The existence of the Axis alliance was a major cause of World War II. Although Germany became more and more militaristic throughout the 1930s, Hitler knew that he could not start his conquest of Europe without forming alliances. By joining up with Italy, another fascist nation, Hitler was able to ensure that Germany would not have to fight alone on the southern front. Hitler also knew that it would be disastrous to fight an all-out two-front war right out of the gate. That is why he also formed the non-aggression Molotov-Ribbentrop Pact with the Soviet Union in August 1939.
When Germany invaded Poland in September 1939, the French and British put into action their previous alliance by which they had pledged to protect Polish independence. As a result, they quickly declared war on Germany. This is often considered the beginning of World War II.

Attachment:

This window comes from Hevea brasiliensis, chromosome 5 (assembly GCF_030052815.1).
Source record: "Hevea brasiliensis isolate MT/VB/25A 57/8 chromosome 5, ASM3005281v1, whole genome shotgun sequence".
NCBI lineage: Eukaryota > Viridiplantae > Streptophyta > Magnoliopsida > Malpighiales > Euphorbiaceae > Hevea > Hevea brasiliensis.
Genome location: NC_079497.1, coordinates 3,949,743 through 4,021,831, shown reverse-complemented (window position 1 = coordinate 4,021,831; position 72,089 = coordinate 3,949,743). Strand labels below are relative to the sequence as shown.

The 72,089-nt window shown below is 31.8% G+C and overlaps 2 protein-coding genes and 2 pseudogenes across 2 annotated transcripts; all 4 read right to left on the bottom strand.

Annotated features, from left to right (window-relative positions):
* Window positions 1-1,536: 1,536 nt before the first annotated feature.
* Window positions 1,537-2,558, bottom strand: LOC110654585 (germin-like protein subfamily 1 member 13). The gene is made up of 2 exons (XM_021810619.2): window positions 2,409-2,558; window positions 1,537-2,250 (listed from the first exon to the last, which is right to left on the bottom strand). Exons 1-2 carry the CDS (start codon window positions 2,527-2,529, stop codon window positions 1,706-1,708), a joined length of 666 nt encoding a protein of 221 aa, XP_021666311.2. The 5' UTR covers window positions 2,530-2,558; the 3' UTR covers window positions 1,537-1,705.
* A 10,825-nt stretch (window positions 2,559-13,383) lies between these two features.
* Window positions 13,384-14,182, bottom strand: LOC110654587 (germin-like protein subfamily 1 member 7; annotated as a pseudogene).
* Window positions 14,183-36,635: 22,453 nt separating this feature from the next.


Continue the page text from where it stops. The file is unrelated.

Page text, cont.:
Since Stalin was confident in the pact he had signed with Hitler, he ordered the Soviet army to invade eastern Poland. Germany and the Soviet Union set about setting up their spheres of influence in Eastern Europe. Germany quickly defeated France at the same time.
After Germany's defeat of France, Italy felt confident enough to enter the war. Hitler had hoped that the Italians would be able to secure Europe's southern front. When the Italian military proved incapable of victory in the Balkans and North Africa, Germany was forced to send its military there to conquer those territories.
Shortly after Japan attacked Pearl Harbor on December 7, 1941, Germany declared war on the United States. This may have been an error on Hitler's part. By siding with its fellow Axis power, Germany drew the United States into the conflict in Europe. It is plausible the United States might have otherwise focused exclusively on fighting Japan.